Well, consider as just one example what Jesus said concerning the destruction of Jerusalem and the possibility of escaping that calamity:
“When you see Jerusalem surrounded by encamped armies, then know that the desolating of her has drawn near. Then let those in Judea begin fleeing to the mountains, and let those in the midst of her withdraw, and let those in the country places not enter into her; because these are days for meting out justice, that all the things written may be fulfilled. Woe to the pregnant women and the ones suckling a baby in those days! For there will be great necessity upon the land and wrath on this people; and they will fall by the edge of the sword and be led captive into all the nations; and Jerusalem will be trampled on by the nations, until the appointed times of the nations are fulfilled.”—Luke 21:20-24.
Just as Jesus had foretold, an opportunity to escape from Jerusalem came even after the Roman armies, under the command of Cestius Gallus, surrounded the city in 66 C.E. Reports the first-century Jewish historian Flavius Josephus:
“Cestius . . . suddenly called off his men, abandoned hope though he had suffered no reverse, and flying in the face of all reason retired from the City.”
Did Jewish Christians seize the opportunity to leave Jerusalem or did they get involved in the war with Rome? Writes Jewish scholar Joseph Klausner:
“While even the Essenes, in spite of all their asceticism, joined with the fighters for freedom . . . , the Christians forsook Jerusalem immediately after the outbreak of the rebellion and fled to Pella in Transjordania, a city which was for the most part foreign. . . . The Christians, and even the Jewish Nazarenes [Christians], did not accept the political aspect of Jewish Messianism at all. And the religious and spiritual aspect had for them already been realized in Jesus—so what interest had they in a war between the Jews and the Romans?”—From Jesus to Paul, pp. 598, 599.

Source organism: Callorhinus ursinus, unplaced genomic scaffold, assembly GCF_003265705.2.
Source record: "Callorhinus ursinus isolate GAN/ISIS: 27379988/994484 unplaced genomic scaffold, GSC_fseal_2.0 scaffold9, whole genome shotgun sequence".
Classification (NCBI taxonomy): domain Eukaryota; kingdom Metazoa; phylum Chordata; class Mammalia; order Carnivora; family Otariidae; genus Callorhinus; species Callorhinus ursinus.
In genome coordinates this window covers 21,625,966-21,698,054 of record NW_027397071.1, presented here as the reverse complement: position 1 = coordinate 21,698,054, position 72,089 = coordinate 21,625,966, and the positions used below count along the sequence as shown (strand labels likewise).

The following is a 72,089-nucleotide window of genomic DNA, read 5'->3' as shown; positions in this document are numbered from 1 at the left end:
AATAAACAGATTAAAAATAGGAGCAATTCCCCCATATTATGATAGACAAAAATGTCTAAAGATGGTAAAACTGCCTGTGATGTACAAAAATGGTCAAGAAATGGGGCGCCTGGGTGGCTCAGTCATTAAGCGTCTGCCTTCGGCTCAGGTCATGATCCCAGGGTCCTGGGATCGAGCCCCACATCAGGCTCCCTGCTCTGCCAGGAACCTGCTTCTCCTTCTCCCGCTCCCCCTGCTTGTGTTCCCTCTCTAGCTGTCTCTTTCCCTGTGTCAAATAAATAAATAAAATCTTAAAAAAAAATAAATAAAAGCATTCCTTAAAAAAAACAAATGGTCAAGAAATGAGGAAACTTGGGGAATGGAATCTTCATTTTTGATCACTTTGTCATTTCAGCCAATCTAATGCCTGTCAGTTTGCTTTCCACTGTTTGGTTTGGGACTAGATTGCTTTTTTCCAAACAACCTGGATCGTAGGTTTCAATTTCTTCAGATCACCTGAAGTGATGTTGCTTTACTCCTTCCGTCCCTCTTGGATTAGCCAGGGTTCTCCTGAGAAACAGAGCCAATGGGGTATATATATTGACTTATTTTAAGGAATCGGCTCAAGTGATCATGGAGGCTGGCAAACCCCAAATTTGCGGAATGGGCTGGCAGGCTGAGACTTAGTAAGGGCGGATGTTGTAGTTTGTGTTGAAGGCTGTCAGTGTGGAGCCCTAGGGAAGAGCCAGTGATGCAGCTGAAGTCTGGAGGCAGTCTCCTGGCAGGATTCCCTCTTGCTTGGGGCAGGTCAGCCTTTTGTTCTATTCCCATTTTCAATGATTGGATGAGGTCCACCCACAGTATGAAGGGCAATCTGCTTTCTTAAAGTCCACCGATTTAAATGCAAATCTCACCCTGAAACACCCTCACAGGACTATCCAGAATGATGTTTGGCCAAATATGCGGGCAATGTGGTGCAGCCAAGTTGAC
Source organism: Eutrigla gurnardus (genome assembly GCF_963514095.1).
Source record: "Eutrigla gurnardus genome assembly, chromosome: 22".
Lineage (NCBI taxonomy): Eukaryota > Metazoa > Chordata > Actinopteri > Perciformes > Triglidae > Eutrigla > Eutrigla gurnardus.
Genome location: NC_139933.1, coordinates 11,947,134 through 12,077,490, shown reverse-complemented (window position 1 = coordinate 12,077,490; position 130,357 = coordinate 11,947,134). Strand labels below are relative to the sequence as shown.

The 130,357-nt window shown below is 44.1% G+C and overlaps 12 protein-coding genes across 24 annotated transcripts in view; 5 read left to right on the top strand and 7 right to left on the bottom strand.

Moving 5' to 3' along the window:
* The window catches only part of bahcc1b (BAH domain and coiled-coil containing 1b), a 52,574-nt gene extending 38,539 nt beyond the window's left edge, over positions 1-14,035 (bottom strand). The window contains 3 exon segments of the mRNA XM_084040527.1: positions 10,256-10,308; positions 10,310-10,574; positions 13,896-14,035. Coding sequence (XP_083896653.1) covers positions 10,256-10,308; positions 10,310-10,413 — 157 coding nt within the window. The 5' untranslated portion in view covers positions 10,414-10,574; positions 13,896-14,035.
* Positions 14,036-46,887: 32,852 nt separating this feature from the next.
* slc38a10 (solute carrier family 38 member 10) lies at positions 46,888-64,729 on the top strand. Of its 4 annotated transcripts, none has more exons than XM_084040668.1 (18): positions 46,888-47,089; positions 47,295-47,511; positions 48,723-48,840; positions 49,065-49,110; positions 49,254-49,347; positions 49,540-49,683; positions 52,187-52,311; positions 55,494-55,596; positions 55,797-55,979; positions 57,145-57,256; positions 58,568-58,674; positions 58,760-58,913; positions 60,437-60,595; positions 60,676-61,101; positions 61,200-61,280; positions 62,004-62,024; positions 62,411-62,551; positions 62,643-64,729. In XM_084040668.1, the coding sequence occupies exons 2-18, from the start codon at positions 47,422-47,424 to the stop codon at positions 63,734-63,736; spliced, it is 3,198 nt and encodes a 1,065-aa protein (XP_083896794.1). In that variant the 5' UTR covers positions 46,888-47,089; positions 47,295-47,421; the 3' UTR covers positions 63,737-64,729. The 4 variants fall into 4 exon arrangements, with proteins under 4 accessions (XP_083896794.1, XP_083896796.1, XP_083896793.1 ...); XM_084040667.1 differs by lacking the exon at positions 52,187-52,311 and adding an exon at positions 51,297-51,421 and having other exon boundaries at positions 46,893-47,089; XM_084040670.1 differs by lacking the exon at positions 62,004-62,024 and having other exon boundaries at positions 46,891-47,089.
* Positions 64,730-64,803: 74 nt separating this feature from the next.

Of course, Jewish scholars like Klausner may not admit that it was a prophecy uttered by Jesus that prompted Christian Jews to leave Jerusalem. But such scholars do acknowledge that the Jews participating in the war against Rome included no followers of Jesus. Thus it becomes evident that acceptance of Jesus as the Messiah spared Christian Jews from the terrible suffering that came upon the Jews when the Romans destroyed Jerusalem in 70 C.E. Heeding Jesus’ prophetic words resulted in the preservation of life.
Hence there is good reason to make a thorough investigation of Jesus’ messiahship so as not to bring unnecessary harm to oneself. (Deut. 18:18, 19) Also the sincere investigator would want to find persons who are truly living in harmony with the teachings of Jesus so as to ascertain whether Christianity has had a wholesome effect on their lives. This does not require an extensive examination of all the various religious organizations claiming to be Christian. The bloodguilt in which the churches of Christendom have shared is sufficient proof of their misrepresentation of Jesus and his teachings.
However, there is one group of Christians that is known earth wide for its freedom from nationalistic pride and hatred. In fact, because of this, these Christians, known as Jehovah’s witnesses, have experienced bitter persecution in the twentieth century. But they have not allowed persecution to silence their exposure of violations of God’s righteous laws or change their moral stand. They have not shared in the bloodguilt of any nation. So why not let Jehovah’s witnesses assist you in your investigation of Jesus and his teachings?
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Clergy cooperation with murderous Hitler, attested to by many photographs, stands as an obstacle to many Jews’ accepting Jesus
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A symbol of the Trinity, a doctrine that Jews cannot accept, since they believe in only one God